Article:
Another French expedition has started, in the steamer Talisman, to explore the depths of the Atlantic. It will begin with the coast of Morocco and the vicinity of the Canary Islands, and will go thence to the Cape Verd Islands, the red-coral fisheries of San Jago, and the desert islands of Branco and Raza, which are frequented by saurians that are found nowhere else, and will pay particular attention to the Sargasso Sea and its fauna.

Dr. H. Leffmann has observed, in bottoms of some of the silicious geyser-waters of the Yellowstone National Park, deposits of gelatinous matter, which an analysis has proved to be nearly pure silica. It is structureless, but becomes a white opaque mass when heated and dried. Confined for some weeks with strong sulphuric acid, it shrank to about one tenth its former volume.

The Rev. J. L. Zabriskie, of Nyack, New York, records the discovery, from observations of pods which he was keeping in his room, that the Wistaria-pod has the faculty of exploding with a very audible noise, and throwing its beans with force to a considerable distance. Two of the pods in his room thus exploded in succession. One of the beans was thrown to a distance of sixteen feet, and rebounded four feet. If it had been ejected with the same force from the position in which it grew on its native vine, it would have flown for a distance of at least thirty feet.

Professor W. P. Blake has found native lead and minium occurring in galena, near Bellevue, Idaho. The native lead is in small, rounded masses or grains of an eighth or a quarter of an inch in diameter, and sometimes in reniform bunches weighing an ounce or more. The minium is generally found incrusting it.

The efficiency of oil to temper the rage of the waves in storms at sea is now generally recognized, and it is becoming the practice for vessels to take oil with them to be used in this way in cases of extremity. The ship Glamorganshire was recently saved in a tempest by the timely use of oil; while a powerful steamer, the Navarre, neglecting it, was swept by the waves and went down in the North Sea, on the 6th of March, with those on board. The oil operates by preventing the waves around the vessel from breaking, and converting them into a heavy swell. "Chambers's Journal" remarks that "ships that leave port unfurnished with oil, in case of emergency, are defrauded of one of their chief elements of safety."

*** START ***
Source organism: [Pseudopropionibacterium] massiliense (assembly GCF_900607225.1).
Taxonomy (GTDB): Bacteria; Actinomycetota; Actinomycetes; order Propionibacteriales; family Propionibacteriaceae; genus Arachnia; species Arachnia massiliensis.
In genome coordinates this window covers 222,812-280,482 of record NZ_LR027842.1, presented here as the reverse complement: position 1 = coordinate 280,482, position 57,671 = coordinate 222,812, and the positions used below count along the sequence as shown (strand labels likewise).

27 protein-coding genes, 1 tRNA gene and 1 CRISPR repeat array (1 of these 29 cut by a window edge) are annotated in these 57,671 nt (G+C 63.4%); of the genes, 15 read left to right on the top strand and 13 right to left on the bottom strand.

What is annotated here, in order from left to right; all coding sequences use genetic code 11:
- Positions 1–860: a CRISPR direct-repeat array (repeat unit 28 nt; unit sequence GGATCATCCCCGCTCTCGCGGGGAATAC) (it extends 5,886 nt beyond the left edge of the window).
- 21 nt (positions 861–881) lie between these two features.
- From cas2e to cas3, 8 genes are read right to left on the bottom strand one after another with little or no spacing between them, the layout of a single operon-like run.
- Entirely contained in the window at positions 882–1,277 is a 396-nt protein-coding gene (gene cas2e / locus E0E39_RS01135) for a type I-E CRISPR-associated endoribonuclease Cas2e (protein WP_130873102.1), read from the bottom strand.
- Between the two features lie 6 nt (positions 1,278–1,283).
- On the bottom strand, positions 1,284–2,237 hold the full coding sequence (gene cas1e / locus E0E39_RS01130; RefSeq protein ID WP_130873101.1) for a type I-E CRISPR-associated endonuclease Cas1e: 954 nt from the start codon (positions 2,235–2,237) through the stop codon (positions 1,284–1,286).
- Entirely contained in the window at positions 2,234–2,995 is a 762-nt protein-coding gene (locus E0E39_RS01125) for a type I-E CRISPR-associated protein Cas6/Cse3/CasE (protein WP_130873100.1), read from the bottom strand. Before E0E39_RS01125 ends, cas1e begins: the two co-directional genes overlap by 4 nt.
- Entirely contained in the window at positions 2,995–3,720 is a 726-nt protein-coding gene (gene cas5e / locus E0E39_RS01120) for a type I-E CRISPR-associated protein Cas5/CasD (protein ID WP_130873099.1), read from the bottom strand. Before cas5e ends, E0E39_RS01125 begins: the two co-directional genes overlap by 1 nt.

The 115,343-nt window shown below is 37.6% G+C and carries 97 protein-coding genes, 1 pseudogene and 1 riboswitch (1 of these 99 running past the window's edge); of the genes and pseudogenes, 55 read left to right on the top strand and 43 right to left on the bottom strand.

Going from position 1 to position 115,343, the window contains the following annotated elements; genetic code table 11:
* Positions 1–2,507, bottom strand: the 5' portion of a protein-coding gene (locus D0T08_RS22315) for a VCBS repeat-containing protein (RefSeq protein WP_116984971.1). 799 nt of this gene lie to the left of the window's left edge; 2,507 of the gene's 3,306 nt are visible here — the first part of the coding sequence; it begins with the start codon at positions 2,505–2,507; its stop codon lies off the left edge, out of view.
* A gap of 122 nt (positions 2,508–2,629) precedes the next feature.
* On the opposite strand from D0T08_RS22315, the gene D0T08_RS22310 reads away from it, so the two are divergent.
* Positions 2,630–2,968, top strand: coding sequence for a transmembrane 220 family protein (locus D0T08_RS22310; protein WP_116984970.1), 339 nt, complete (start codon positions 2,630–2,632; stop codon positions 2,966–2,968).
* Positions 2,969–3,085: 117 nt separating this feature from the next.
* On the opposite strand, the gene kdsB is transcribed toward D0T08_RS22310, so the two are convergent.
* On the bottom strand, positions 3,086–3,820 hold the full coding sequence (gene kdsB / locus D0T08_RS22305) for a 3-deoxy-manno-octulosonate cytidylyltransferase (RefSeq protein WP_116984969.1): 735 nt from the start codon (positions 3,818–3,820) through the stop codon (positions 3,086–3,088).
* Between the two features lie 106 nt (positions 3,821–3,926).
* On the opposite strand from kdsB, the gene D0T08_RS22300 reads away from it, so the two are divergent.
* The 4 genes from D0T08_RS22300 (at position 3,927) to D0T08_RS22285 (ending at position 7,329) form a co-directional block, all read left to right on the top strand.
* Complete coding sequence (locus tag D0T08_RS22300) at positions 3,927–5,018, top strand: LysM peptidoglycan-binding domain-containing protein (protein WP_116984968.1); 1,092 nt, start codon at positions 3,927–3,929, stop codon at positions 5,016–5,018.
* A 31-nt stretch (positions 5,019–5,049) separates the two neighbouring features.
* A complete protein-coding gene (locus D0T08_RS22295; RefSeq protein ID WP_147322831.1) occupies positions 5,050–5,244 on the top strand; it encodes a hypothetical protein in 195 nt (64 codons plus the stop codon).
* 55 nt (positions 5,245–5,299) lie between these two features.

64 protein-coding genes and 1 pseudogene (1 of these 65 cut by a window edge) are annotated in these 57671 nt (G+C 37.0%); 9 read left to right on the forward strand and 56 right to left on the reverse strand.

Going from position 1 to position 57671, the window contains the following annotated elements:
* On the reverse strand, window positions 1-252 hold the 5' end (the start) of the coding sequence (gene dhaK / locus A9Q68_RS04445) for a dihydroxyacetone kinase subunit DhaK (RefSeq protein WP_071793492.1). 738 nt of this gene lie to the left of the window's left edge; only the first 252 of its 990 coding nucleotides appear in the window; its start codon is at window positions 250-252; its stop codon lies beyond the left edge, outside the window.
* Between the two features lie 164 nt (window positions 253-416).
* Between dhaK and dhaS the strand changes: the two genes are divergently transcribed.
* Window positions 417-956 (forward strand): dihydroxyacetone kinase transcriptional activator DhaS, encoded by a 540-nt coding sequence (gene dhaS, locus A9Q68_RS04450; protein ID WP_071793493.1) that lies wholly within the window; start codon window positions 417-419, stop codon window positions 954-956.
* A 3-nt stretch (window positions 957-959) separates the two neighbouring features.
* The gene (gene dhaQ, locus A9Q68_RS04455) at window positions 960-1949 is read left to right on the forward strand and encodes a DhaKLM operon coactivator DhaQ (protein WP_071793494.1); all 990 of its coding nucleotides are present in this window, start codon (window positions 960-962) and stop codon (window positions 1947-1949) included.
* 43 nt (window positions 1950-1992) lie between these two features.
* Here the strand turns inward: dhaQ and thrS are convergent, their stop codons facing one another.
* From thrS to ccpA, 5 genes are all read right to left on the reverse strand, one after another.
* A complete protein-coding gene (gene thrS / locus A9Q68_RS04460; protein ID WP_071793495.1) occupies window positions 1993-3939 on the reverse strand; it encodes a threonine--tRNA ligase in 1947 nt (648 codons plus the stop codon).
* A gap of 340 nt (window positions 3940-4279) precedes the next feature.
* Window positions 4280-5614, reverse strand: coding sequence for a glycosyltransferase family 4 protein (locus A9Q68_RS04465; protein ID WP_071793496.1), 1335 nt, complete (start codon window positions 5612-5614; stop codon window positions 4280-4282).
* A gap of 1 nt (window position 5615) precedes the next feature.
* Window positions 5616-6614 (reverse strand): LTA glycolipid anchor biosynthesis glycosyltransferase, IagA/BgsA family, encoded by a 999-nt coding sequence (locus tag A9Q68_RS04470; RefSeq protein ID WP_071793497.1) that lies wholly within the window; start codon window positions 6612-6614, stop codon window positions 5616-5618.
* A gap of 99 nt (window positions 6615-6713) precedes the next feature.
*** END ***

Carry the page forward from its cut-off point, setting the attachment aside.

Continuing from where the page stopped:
M. Richet, Professor of Clinical Surgery at Paris, has been chosen to the seat in the French Academy of Sciences made vacant by the death of M. Sedillot.

The greenhouses of the Dutch gardeners have been recently infested by a myriapod, heretofore unknown, called the Fontaria gracilis, which has the singular faculty of emitting a strong odor of prussic acid when attacked. A chemist of the country, M. Guldensteeden-Egeling, has ascertained that the animal really fabricates and secretes hydrocyanic acid. This substance bus hitherto been regarded as exclusively of vegetable origin.

M. Margis, of Paris, has succeeded in obtaining oxygen directly from the atmosphere by dialysis. By forcing air through a series of membranous bags prepared by immersing taffeta in ether, sulphide of carbon, or alcohol, and covering with a fine layer of caoutchouc, he has secured an increase of the percentage of oxygen in respect to nitrogen till the fourth bag gives ninety-five per cent of pure oxygen.